The 5 Things Talent Acquisition Should Be

More than 100 of us leading practitioners and thought leaders in HR have been collaborating to understand the forces of change impacting work today and in the future, as well as how HR needs to evolve to help our organizations adapt and change to win in the marketplace.

I had the honor of co-leading a sub-team focused on the talent pipeline. Our team’s mission was to rethink the roles and capabilities needed to meet the needs of our changing business environment.

We talked about what the changing world means to talent acquisition. By changing I mean the democratization of work, digitization of work; globalization; social and mobile technologies; longer lifespans; previous minorities now majorities, and more.

We identified five specific capabilities the traditional Talent Acquisition role needs to develop to become a Global Talent Scout, Convener, and Coach.

A convener is the person who “brings together a community.”  The convener element is mostly about bringing together a community for the purpose of developing them to have a ready resource for future hiring needs.

Talent Scout

The traditional talent acquisition capability needs to evolve to look more like a Talent Scout where they can find currently unavailable/scarce talent and cultivate long-term relationships to increase sources for future, not current needs. Similar to how companies may court potential customers, we see a future where it will benefit the company to engage prospective candidates in social media groups, contests, or other marketing programs to raise their awareness of the company and its culture, and lure the talent to the company when the timing is right.

Community Development

Today some recruiters may help run alumni networks for their company to maintain relationships with former employees in case they may wish to return, or at the very least refer their friends to work for the company.  Going forward we anticipate that companies will need to have a much stronger sense of being “boundaryless” where the company actively invests in developing their community of talent so that potential future employees can develop a deeper connection with the company and allow that talent to move inside and out of the company, and back again.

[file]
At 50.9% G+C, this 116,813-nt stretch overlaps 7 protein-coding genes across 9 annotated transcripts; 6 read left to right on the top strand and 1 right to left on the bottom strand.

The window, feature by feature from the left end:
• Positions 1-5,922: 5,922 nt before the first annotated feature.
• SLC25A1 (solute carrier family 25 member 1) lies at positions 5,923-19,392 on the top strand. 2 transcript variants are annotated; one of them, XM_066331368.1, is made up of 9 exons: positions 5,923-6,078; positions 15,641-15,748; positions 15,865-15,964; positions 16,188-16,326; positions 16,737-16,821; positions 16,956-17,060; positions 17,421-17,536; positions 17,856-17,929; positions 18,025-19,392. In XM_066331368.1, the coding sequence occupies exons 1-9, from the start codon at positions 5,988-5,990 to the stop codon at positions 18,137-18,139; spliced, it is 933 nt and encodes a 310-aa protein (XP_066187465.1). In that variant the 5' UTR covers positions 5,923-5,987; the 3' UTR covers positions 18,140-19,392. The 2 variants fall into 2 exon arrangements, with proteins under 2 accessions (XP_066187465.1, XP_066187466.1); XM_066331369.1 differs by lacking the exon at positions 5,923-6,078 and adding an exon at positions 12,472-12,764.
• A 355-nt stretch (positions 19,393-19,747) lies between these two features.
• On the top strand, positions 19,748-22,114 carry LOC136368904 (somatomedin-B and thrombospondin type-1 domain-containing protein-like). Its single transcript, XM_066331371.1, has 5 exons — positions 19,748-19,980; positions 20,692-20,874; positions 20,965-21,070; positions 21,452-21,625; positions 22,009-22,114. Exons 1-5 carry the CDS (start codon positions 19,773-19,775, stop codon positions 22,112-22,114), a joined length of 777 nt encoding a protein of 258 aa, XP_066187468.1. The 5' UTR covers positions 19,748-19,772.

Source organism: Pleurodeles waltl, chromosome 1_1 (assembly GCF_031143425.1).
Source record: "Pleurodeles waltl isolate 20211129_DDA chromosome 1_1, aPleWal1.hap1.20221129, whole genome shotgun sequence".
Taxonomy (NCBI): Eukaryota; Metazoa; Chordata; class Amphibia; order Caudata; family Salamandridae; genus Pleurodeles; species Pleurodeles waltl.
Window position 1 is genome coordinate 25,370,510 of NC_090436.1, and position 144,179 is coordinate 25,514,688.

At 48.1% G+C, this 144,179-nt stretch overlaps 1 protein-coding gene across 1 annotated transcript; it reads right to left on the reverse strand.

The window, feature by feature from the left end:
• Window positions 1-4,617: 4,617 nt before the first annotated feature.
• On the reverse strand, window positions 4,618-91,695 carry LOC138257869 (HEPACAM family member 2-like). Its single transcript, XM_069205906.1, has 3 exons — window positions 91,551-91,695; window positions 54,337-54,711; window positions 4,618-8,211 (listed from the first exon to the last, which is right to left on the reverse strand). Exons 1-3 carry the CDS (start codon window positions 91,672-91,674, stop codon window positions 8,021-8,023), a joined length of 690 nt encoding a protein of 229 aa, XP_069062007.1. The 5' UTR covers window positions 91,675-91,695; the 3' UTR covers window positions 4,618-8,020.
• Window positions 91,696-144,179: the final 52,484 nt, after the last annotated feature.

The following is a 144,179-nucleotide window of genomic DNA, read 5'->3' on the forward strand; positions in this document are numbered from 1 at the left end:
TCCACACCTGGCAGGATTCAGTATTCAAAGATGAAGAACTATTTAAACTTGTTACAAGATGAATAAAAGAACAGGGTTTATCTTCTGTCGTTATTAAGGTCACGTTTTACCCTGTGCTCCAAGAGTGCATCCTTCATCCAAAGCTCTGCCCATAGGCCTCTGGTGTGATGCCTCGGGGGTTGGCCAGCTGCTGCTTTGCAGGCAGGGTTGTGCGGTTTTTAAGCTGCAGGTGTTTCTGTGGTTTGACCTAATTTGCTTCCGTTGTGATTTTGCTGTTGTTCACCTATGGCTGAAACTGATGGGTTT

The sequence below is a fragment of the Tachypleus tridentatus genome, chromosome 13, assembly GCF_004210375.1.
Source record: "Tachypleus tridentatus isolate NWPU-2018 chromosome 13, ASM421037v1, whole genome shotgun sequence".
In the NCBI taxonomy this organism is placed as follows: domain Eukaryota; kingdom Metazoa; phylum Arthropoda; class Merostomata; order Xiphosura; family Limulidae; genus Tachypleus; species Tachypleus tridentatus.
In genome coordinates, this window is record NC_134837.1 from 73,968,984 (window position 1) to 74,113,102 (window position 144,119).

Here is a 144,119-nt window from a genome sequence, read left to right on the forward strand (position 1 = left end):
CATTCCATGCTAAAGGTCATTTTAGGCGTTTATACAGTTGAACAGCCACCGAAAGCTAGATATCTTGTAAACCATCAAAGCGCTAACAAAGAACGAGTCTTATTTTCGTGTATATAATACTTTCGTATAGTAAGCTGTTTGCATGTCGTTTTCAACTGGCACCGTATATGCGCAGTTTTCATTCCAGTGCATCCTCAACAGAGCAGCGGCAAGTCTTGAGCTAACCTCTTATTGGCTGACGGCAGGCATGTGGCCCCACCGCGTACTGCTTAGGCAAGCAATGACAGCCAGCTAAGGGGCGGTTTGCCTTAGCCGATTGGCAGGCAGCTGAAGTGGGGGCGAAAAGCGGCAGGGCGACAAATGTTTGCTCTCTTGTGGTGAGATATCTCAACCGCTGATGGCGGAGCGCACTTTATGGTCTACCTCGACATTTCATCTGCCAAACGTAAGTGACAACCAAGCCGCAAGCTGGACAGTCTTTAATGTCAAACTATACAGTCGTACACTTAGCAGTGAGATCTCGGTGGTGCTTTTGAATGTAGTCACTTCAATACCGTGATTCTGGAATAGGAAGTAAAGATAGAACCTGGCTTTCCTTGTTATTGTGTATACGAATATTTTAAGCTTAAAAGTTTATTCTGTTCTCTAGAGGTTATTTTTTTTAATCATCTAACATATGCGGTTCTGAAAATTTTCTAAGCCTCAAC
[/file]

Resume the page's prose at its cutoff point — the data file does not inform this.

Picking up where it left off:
No longer can we brand employees as being disloyal for leaving. Instead, we must let our best employees know that they are welcome back at any time.

Life Coach

Because careers will be more “boundaryless” in the future, recruiters will need to develop some new capabilities that have not previously been part of this role. We see the need for the role in the future to include more Life Coaching to help current and prospective employees think through the diverse personal and professional experiences they need to enhance their quality of life and workplace opportunities. In the past, career coaching (if provided at all) was done by the manager, talent development, or an HR business partner. But as people consider the various opportunities available to them, we see a growing need for recruiters to be able to help employees consider how to curate a series of work experiences that will make up the puzzle that is their career.

Talent Platform Expertise

Talent acquisition has traditionally worked on finding and acquiring the right talent, and the procurement function dealt with additional contract talent needed to fill specific, short-term needs. Today we see these roles merging as talent become more fluid for organizations.  Recruiters need to develop a new capability around talent platform expertise to understand the different potential sources for talent and how to effectively contract with individuals from different sources (e.g., free agent, contractor, employee, crowdsourcing, etc.). Increasingly either talent acquisition or HR business partners will need to advise and coach their line management on the most appropriate way to access talent to address business needs.

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Diversity and Inclusion Advocate

While traditionally other functions within HR have been focused on diversity and inclusion (D&I) programs, it all begins with the talent an organization targets as potential hires to progress the company’s mission. While we don’t see this role taking on the traditional aspects of D&I, we do see a strong need for the Global Talent Scout, Convener, and Coach to be a strong advocate for diversity and inclusion to ensure the organization has a well-rounded pool of talent to carry out the organization’s objectives.

While some of these capabilities are small (but meaningful) twists on current capabilities within the Talent Acquisition function, others have typically been more commonly seen in other functions (e.g., Procurement, Talent Development, Diversity & Inclusion). Developing a new set of capabilities will help the organization be better positioned to compete for talent in a world that is rapidly changing.

 

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Edie Goldberg

Edie Goldberg, Ph.D. is the principal of E.L. Goldberg & Associates in Menlo Park, California. She has specialized in talent management and organization development for over 25 years. Her work focuses on help companies develop talent strategies to ensure the organization has the capabilities needed to achieve its goals, as well as designing HR systems to attract, engage, develop and retain top talent. She currently serves as Chairperson for HR People & Strategy (HRPS).